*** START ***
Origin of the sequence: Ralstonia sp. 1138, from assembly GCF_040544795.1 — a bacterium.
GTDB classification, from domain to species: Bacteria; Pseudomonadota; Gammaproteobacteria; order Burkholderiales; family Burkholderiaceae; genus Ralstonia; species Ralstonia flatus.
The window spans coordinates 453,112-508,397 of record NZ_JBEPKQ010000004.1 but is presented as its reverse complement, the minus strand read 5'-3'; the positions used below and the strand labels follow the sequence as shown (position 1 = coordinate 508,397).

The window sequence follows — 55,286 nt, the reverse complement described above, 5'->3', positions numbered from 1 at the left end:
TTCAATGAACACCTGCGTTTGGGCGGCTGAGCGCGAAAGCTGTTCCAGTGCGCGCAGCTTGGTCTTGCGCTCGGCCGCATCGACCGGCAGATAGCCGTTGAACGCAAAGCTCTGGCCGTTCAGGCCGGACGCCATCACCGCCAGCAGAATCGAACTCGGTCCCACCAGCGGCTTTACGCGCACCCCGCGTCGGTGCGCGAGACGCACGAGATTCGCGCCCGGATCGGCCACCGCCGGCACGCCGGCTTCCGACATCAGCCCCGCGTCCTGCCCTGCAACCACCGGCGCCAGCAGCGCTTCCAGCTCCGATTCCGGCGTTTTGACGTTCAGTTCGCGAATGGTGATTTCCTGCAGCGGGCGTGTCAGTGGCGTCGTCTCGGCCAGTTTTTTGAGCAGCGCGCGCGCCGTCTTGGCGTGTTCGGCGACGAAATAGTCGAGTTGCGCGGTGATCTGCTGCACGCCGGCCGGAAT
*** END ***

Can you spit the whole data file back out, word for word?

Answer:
Origin of the sequence: Ralstonia sp. 1138, from assembly GCF_040544795.1 — a bacterium.
GTDB classification, from domain to species: Bacteria; Pseudomonadota; Gammaproteobacteria; order Burkholderiales; family Burkholderiaceae; genus Ralstonia; species Ralstonia flatus.
The window spans coordinates 453,112-508,397 of record NZ_JBEPKQ010000004.1 but is presented as its reverse complement, the minus strand read 5'-3'; the positions used below and the strand labels follow the sequence as shown (position 1 = coordinate 508,397).

The window sequence follows — 55,286 nt, the reverse complement described above, 5'->3', positions numbered from 1 at the left end:
TTCAATGAACACCTGCGTTTGGGCGGCTGAGCGCGAAAGCTGTTCCAGTGCGCGCAGCTTGGTCTTGCGCTCGGCCGCATCGACCGGCAGATAGCCGTTGAACGCAAAGCTCTGGCCGTTCAGGCCGGACGCCATCACCGCCAGCAGAATCGAACTCGGTCCCACCAGCGGCTTTACGCGCACCCCGCGTCGGTGCGCGAGACGCACGAGATTCGCGCCCGGATCGGCCACCGCCGGCACGCCGGCTTCCGACATCAGCCCCGCGTCCTGCCCTGCAACCACCGGCGCCAGCAGCGCTTCCAGCTCCGATTCCGGCGTTTTGACGTTCAGTTCGCGAATGGTGATTTCCTGCAGCGGGCGTGTCAGTGGCGTCGTCTCGGCCAGTTTTTTGAGCAGCGCGCGCGCCGTCTTGGCGTGTTCGGCGACGAAATAGTCGAGTTGCGCGGTGATCTGCTGCACGCCGGCCGGAAT